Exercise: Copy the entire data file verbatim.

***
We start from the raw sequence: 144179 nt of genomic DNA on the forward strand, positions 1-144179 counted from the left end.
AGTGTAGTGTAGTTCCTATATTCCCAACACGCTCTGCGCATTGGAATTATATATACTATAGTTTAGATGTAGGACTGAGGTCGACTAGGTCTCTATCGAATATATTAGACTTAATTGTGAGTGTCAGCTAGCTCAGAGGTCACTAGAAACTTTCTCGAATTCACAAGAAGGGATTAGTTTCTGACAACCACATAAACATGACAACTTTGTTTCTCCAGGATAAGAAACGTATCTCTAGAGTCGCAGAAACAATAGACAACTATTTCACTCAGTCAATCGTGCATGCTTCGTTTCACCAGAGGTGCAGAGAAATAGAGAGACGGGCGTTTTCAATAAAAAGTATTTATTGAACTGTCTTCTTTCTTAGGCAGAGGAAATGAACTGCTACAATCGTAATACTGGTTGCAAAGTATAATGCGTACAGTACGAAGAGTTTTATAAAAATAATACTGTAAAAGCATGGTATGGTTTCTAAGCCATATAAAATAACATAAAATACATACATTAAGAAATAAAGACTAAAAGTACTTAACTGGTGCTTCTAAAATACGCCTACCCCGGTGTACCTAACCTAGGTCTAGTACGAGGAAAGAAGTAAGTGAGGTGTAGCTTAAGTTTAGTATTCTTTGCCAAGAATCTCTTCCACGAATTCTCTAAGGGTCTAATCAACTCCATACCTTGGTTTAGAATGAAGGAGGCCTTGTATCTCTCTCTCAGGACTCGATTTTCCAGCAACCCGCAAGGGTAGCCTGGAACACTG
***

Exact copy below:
We start from the raw sequence: 144179 nt of genomic DNA on the forward strand, positions 1-144179 counted from the left end.
AGTGTAGTGTAGTTCCTATATTCCCAACACGCTCTGCGCATTGGAATTATATATACTATAGTTTAGATGTAGGACTGAGGTCGACTAGGTCTCTATCGAATATATTAGACTTAATTGTGAGTGTCAGCTAGCTCAGAGGTCACTAGAAACTTTCTCGAATTCACAAGAAGGGATTAGTTTCTGACAACCACATAAACATGACAACTTTGTTTCTCCAGGATAAGAAACGTATCTCTAGAGTCGCAGAAACAATAGACAACTATTTCACTCAGTCAATCGTGCATGCTTCGTTTCACCAGAGGTGCAGAGAAATAGAGAGACGGGCGTTTTCAATAAAAAGTATTTATTGAACTGTCTTCTTTCTTAGGCAGAGGAAATGAACTGCTACAATCGTAATACTGGTTGCAAAGTATAATGCGTACAGTACGAAGAGTTTTATAAAAATAATACTGTAAAAGCATGGTATGGTTTCTAAGCCATATAAAATAACATAAAATACATACATTAAGAAATAAAGACTAAAAGTACTTAACTGGTGCTTCTAAAATACGCCTACCCCGGTGTACCTAACCTAGGTCTAGTACGAGGAAAGAAGTAAGTGAGGTGTAGCTTAAGTTTAGTATTCTTTGCCAAGAATCTCTTCCACGAATTCTCTAAGGGTCTAATCAACTCCATACCTTGGTTTAGAATGAAGGAGGCCTTGTATCTCTCTCTCAGGACTCGATTTTCCAGCAACCCGCAAGGGTAGCCTGGAACACTG